AfriCobra - then and now

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Alice Thorson's 1990 interview with [Jeff Donaldson], founding member of OBAC and AfriCobra, covers some of Donaldson's history with both groups and his personal understanding of black art as a historical and cultural phenomenon.

OBAC & the Wall of Respect

Donaldson maintains that OBAC's motivation in creating the Wall of Respect was one of community building. The project was specifically not intended to be a condescending statement coming from representatives of high culture to representatives of low culture. Rather, the work was contributed as an affirmation of community identity and values.

Donaldson blames much of the disintegration of OBAC on [COINTELPRO]'s interference.


COBRA was created as the Coalition of Black Revolutionary Artists, a group formed to protest and ultimately shut down a conference at Columbia College in Chicago in 1968. The conference focused on the role of the arts in the enhancement of quality of life, diversifying the population of artists, and other worthwhile concerns. COBRA's concern was that "experts" had been brought in from outside, while artists living and working in Chicago were passed over entirely.

Genealogy of the Black Arts

Donaldson traces the historical development of black music and black art from African roots through trans-Atlantic uprooting through slavery and to the present. Black music was allowed to survive relatively unfettered, since slaveholders regarded musical and bodily expression as mentally absent activities that distracted the oppressed class from possible thoughts of group identity or collectivity. Visual images, however, were completely squashed. Any slave artisans had to adhere to European aesthetics. For this reason, Donaldson contends, black visual art must struggle to reattach itself to the African continuum.

Art as Commodity

No works in AfriCobra's first exhibit were offered for sale. This was not so much a radical statement of anti-commodification or anti-capitalism as it was a call to re-evaluate the importance of original versus duplicate works of art. Donaldson personally rejects the institutionalization of art, opting to pursue more organic routes of dissemination.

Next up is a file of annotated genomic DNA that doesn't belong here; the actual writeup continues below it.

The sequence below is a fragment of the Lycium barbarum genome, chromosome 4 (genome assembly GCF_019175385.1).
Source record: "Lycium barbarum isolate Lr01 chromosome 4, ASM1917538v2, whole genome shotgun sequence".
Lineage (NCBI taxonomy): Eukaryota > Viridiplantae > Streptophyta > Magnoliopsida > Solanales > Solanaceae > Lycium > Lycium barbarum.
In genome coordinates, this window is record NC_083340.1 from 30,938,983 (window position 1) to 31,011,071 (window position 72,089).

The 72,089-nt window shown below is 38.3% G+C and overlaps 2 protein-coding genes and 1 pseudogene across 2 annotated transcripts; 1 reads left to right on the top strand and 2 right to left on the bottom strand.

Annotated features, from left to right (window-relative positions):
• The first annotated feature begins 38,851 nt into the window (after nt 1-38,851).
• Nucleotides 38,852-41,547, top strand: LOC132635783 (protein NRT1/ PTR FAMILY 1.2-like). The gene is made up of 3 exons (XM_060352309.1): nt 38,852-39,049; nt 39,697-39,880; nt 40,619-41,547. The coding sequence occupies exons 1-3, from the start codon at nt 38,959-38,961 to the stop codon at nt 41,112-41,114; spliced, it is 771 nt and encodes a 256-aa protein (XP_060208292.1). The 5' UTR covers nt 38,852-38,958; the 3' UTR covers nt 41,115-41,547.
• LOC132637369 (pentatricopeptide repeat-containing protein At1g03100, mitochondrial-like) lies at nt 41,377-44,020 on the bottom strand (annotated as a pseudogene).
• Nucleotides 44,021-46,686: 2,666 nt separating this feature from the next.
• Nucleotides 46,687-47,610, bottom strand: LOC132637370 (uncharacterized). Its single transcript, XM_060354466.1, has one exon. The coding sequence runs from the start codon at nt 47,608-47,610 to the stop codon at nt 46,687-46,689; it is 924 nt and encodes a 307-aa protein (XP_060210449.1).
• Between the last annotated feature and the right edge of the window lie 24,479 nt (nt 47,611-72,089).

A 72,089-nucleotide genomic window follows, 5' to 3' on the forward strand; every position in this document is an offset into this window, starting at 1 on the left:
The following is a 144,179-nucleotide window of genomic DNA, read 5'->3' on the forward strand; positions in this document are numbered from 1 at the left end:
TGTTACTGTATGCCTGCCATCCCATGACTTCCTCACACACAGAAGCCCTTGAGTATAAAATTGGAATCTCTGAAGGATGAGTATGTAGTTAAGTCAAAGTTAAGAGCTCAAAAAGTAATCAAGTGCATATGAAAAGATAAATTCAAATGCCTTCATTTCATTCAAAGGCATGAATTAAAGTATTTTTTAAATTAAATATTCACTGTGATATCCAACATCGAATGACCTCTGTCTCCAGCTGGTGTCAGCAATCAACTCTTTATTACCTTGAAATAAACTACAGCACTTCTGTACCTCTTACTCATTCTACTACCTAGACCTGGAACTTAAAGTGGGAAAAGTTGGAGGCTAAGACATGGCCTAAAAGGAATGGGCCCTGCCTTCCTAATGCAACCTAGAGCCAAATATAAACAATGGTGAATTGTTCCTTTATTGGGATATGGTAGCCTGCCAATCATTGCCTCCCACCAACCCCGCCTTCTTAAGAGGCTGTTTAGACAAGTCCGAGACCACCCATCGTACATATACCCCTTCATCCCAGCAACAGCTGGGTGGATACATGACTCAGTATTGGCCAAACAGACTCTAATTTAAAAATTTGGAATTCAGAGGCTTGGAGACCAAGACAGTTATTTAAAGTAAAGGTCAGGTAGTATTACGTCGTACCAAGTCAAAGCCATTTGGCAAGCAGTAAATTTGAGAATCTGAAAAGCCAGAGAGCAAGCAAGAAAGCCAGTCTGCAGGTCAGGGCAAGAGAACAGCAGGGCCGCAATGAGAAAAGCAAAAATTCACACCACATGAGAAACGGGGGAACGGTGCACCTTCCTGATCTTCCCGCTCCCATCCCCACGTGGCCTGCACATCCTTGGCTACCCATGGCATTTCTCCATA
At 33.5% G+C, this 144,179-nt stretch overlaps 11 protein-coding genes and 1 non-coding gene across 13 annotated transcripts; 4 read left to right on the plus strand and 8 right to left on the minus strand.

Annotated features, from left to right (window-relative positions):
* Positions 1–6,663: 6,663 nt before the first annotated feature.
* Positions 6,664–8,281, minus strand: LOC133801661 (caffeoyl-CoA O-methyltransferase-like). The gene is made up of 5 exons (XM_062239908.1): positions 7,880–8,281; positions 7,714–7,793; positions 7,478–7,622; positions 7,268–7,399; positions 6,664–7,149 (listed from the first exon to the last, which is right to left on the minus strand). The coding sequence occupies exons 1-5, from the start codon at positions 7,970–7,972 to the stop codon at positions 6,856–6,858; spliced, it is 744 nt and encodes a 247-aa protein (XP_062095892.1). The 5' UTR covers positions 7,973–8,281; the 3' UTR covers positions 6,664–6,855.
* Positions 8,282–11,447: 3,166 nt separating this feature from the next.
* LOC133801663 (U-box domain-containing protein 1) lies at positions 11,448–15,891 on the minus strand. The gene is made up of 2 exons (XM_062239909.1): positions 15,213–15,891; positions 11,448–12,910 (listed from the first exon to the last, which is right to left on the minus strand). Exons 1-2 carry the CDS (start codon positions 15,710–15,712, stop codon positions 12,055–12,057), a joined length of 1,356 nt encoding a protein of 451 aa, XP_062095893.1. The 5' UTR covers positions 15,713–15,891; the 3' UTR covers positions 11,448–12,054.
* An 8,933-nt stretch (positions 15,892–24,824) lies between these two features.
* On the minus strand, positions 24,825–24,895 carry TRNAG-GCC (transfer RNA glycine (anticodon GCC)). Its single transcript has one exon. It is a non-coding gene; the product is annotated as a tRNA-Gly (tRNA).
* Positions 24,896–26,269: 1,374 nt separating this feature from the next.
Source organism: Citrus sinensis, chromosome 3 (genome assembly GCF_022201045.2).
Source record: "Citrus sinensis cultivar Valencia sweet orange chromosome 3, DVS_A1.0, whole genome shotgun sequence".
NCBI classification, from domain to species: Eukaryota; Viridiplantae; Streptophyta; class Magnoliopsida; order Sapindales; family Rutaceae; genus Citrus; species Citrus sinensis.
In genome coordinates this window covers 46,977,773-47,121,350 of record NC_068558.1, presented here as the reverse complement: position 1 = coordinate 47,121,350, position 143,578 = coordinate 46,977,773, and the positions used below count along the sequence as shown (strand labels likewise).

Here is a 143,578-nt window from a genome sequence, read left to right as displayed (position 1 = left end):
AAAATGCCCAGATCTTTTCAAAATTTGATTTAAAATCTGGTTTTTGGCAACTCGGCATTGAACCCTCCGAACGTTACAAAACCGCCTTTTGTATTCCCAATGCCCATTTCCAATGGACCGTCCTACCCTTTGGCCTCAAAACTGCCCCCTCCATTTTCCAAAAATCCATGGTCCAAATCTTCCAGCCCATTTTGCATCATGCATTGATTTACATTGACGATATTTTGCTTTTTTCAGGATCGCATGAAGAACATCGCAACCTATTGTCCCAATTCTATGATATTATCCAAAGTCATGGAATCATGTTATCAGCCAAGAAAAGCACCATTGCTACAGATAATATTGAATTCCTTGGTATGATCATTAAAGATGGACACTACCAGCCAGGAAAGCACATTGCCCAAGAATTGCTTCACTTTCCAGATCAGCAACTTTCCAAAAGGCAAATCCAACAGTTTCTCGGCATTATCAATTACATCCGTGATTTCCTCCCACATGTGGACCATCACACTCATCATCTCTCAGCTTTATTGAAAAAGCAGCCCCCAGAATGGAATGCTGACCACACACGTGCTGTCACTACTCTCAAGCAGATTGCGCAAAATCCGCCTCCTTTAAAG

Artwork that was once considered incendiary is now finding a place in the traditional market. Donaldson attributes this to the American habit of coopting, commodifying, and/or destroying dangerous cultural artifacts.


Donaldson contends that AfriCobra's success depends on the art's achievements in technical excellence, aesthetic appropriateness, and social responsibility. Critics who feel unable or uncomfortable in discussing the racial themes in the artwork ought to be able to deal with the art on other levels. The work as a whole, however, maintains its integrity through excellence in all three areas.

Implications and Questions

Donaldson makes a compelling argument for students as community members who contribute to shared struggles. Particularly in conversations on this campus, there is a tendency for students to recognize the value of the "community" of Hyde Park, while at the same time distancing themselves from the community, effectively other-ing a group in a gesture of misplaced respect.

I would be interested to know more about Donaldson's construction of "Africa" as a shared ancestor and cultural source. Is he considering Africa as it was during the era of massive exportation of individuals as slaves, or contemporaneous to his work? Pre- or post-colonization? Pre- or post-Islamic conversion? From what areas? Using Africa as an umbrella term has strong unifying benefits as well as some culture-muddling drawbacks.

See also AfriCobra


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  1. Feb 05, 2008

    mtaft says:

    Can you say a bit more about the 'conversations on this campus' and the distanci...

    Can you say a bit more about the 'conversations on this campus' and the distancing process? I'm new to the University and am not yet entirely familiar with how these sorts of issues play out here.

    1. Feb 22, 2008

      Erin Franzinger says:

      In my experience (and of course your mileage may vary depending on your social c...

      In my experience (and of course your mileage may vary depending on your social circles) there's a pretty significant disconnect between U of C students and the surrounding community. There's a certain contingent of people who are uninterested in participating in Hyde Park or South Side community life, but they don't figure in to my argument much because these people will probably end up in condos in the loop as soon as they graduate.

      But there's also a contingent that actively maintains what I think is an intellectual distance from non-university folks in the area. I have noticed a tendency for students to describe the population of Hyde Park as consisting of two groups – students and "community members." These students view the University as something that is necessarily imposing on its surroundings, and see themselves as entirely separate from the broader community. Of course this view is rooted in historical truth-- the University has historically (and still presently) taken the position of gentrifying and community clearing (think the buffer zone of the Midway, extended down to 61st, then extended to 63rd, and now moving as far as 65th).

      But I just don't think that students are not necessarily implicated in this-- by supporting local businesses, using public spaces, and participating in the life of Hyde Park and its environs, one stops being a visitor and is actually a part of the community. One group working on community relations between the University and Woodlawn in particular is the Southside Solidarity Network, a student RSO that co-coordinates (redundant?) projects like Art in Action, a community-building social space for creativity and artistic expression.

      And that's my two cents.